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    St. Trinian's

    St.'s alive!

    The British resuscitate their treasured "St. Trinian's" girls-school comedies from the '50s but struggle to be naughty enough for the '00s.


    At the turn of the last century — 1902 to be exact — the British site now known as Ealing Studios came into being, making it the oldest movie studio still in existence. During the '40s and '50s, under the supervision of the extraordinary producer Sir Michael Balcon (credited with launching the early career of Alfred Hitchcock), Ealing turned out such gritty kitchen-sink dramas as the recently rediscovered "It Always Rains on Sunday," historical adaptations like the original "Nicholas Nickleby" and a slew of much beloved comedies that became synonymous with the Ealing name.

    Directed by: Oliver Parker, Barnaby Thompson.
    Written by: Piers Ashworth, Nick Moorcroft.
    Cast: Rupert Everett, Colin Firth, Russell Brand, Talulah Riley, Lily Cole, Stephen Fry.
    Cinematography: Gavin Finney.
    Edited by: Alex Mackie.

    Related links: Official site
    "Tight Little Island," "Kind Hearts and Coronets," "The Man in the White Suit," "The Lavender Hill Mob" and "The Ladykillers" introduced the likes of Alec Guiness and Joan Greenwood to International audiences. Then in 1955, the studio was sold to the BBC which developed a few made-for-telly films there, including the original "The Singing Detective" and some television series, most notably the original "Dr. Who." In 2000, Ealing was sold again and returned to big-screen film productions, such as the 2002 remake of "The Importance of Being Earnest" featuring Rupert Everett and Colin Firth as the "banburying" cousins.

    In 2007, Everett and Firth again co-starred for the revamped Ealing Studios in "St. Trinian's," a quasi-revival of the films based on Ronald Searle's marvelously skeevy cartoon depictions of British school girls gone wild. There were five films (none filmed at Ealing) beginning with "The Belles of St. Trinian's" in 1954. St. Trinian's is a British all-girl's school run amok under prim headmistress Miss Fritton, originally played by Alastair Sim ("A Christmas Carol," 1951) in drag. Sim also played Miss Fritton's twin brother Clarence, not in drag. Both Frittons and Mr. Sim disappeared after the first two St. Trinian films.

    St. Trinian's  
    But the series continued with the paradigm firmly in place: the school needs money or it will be shut down. With the aid of a local thug-cum-bookie named Flash Harry, the girls lie, cheat and/or gamble their way into enough cash to save the day. And that simple plot made the first two films both famous and classic. The third and fourth St. Trinian's films (in 1960 and 1966) were already paler shadows of the original duo and a 1980 revival was simply "too late," according to the British Time Out Film Guide, which said, "The repressed anarchic energy of the '50s originals has just dribbled away."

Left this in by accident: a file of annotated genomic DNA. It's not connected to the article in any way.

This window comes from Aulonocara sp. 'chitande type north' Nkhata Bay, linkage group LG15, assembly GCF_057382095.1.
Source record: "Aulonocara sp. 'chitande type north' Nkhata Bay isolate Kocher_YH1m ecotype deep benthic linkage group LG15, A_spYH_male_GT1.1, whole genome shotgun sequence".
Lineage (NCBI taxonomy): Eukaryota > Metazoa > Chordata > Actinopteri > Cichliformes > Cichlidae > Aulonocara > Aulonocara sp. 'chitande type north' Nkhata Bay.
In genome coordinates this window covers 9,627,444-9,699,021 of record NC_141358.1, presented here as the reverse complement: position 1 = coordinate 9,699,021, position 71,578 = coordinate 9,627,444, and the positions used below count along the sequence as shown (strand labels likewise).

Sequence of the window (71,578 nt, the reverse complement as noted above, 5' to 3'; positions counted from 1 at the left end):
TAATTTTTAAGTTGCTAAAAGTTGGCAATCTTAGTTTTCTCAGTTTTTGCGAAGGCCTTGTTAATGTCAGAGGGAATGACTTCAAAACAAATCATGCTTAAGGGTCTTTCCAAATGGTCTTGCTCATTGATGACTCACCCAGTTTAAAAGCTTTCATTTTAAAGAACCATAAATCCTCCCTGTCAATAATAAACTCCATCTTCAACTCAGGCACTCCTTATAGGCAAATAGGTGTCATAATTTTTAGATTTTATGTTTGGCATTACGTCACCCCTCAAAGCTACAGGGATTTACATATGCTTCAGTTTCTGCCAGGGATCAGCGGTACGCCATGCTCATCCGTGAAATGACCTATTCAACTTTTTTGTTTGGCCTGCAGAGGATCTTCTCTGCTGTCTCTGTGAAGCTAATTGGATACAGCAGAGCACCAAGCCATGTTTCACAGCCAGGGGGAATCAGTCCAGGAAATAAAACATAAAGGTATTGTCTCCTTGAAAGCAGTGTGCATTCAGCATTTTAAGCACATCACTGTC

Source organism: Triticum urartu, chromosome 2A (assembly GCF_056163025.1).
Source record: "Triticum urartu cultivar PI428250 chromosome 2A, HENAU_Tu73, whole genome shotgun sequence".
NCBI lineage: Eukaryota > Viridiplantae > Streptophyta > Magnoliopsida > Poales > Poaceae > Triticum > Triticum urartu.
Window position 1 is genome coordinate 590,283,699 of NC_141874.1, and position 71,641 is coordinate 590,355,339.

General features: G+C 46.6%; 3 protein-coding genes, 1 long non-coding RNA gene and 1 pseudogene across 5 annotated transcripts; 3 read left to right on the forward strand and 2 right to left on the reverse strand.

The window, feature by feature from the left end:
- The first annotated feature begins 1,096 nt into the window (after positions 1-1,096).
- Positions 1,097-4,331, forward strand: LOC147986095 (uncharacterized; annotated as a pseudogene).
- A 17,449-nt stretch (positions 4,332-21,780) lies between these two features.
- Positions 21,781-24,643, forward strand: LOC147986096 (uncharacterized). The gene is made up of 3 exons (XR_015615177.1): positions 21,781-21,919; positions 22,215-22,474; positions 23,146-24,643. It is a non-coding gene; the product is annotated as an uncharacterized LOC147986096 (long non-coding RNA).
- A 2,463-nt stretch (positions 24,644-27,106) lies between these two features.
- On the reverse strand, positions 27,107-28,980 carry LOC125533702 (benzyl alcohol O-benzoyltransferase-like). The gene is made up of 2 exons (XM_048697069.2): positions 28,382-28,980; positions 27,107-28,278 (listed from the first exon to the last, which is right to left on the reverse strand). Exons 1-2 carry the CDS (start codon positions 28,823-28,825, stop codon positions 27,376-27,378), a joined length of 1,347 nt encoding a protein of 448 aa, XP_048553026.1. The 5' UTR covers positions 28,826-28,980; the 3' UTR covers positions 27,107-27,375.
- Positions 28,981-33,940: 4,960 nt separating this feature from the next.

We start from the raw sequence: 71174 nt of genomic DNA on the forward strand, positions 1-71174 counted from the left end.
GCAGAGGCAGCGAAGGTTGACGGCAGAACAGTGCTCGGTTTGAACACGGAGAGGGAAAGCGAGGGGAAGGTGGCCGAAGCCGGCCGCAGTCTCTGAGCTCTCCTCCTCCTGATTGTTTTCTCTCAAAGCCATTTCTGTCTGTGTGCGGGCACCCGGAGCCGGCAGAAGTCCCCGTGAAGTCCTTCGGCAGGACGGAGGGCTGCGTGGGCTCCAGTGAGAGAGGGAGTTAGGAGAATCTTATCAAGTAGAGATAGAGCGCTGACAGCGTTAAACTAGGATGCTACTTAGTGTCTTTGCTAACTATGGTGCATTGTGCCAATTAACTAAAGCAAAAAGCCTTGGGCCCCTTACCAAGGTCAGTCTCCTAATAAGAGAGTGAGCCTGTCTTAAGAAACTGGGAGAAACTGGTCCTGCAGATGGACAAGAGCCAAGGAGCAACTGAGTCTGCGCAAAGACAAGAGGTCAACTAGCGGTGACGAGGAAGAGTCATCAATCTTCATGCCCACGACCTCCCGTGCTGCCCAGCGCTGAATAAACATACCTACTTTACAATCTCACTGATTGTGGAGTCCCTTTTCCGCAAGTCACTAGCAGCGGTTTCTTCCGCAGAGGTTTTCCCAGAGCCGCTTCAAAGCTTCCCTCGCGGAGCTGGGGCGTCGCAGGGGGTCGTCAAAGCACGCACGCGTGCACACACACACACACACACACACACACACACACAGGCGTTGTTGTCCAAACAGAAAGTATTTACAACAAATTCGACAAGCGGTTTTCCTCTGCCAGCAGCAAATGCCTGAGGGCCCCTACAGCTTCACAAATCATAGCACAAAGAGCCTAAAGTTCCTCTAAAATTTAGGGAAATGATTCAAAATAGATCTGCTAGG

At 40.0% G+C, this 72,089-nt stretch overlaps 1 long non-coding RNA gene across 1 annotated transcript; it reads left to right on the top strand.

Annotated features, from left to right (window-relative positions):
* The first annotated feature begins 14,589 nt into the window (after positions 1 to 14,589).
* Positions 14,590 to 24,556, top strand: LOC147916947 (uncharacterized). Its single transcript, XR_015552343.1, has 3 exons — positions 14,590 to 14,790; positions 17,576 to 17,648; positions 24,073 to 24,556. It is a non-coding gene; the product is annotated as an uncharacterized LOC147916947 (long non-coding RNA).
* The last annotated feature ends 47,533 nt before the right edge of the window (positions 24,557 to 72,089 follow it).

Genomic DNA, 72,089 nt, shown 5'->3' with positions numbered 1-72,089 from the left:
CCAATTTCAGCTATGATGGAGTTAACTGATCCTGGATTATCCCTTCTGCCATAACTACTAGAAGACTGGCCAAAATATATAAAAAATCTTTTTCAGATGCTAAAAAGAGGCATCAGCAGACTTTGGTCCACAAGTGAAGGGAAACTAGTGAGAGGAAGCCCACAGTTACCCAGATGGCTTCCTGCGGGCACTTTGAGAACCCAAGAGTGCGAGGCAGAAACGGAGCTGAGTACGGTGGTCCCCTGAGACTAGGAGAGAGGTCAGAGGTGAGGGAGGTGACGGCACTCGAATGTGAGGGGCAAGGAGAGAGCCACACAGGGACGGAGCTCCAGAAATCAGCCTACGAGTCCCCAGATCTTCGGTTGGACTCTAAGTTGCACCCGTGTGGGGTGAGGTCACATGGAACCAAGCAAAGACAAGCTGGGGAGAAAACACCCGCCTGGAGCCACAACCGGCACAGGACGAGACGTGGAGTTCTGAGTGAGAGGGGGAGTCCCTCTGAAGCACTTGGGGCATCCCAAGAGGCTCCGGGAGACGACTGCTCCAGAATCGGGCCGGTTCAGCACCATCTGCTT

In our permissive society, the original '50s girls of St. Trinian's seem more like "Little Women" than the she-demons necessary to shock audiences today.
    Out of these dribblings, like some hackneyed phoenix, a 21st-century version of Searle's li'l devils has risen and the whole point of this mini film-history lesson is to try and figure out why such highly respected actors as Everett and Firth could possibly have agreed to appear not only in "St. Trinian's," but also the sequel, "St. Trinian's II: The Legend of Fritton's Gold," due out at Christmas of this year!

    Perhaps Mr. Everett just wanted the opportunity to play both Fritton siblings, especially Camilla in a dress and a pair of horse teeth (an obvious homage to Prince Charles' lady-wife), so he could make out with Mr. Firth — hey, I'd put on horse teeth if I could make out with Mr. Firth! But what's in it for Mr. Firth? If he simply wanted to put all those Mr. Darcy jokes to rest, wasn't there a better film out there for that purpose? Like say "Mamma Mia," in which he actually warbled an ABBA tune?

    Another problem is the girls themselves. In our permissive society, the original '50s girls of St. Trinian's seem more like "Little Women" than the she-demons necessary to shock audiences today. The 2007 school cliques range from "Emos," "Geeks" and "Goths" (here called "Chavs") to "Posh Totties" (whatever they are), but they don't really go beyond the traditional delinquent behavior expected at St. Trinian's.

    St. Trinian's  
    Among their revenue-producing activities, they run a phone-sex service — which keeps them naughty but nice, doncha' know? They also make vodka in the chem lab and cheat their way into the BBC's "School Challenge," hosted by Stephen Fry. The actresses playing the girls are okay — some sexy, some sweet, but all interchangeable, except for the remarkable Lilly Cole (she of the recent Times Styles Magazine) making her film debut as the head "Geek" girl.

    Also notable is Russell Brand in an excellent comic turn as the repugnant Flash Harry, who helps the girls steal the famed "The Girl with a Pearl Earring" (another in-joke: Firth played Vermeer in the eponymous 2003 film). But it's mostly by-the-book St. Trinian's, which no doubt means more to British audiences than to ours — hence the two-year gap in the film's American theatrical premiere. Oh well, maybe when David ("Dr. Who") Tennant guest stars in this Xmas's "STII," the Timelord can bring back more of the original '50s spirit.

    OCTOBER 15, 2009

    Reader comments on St. Trinian's:

  • [no subject]   from Ashleigh, Jun 18, 2010
  • help   from lola, Nov 5, 2010
  • erratum.   from Iain, Dec 12, 2010

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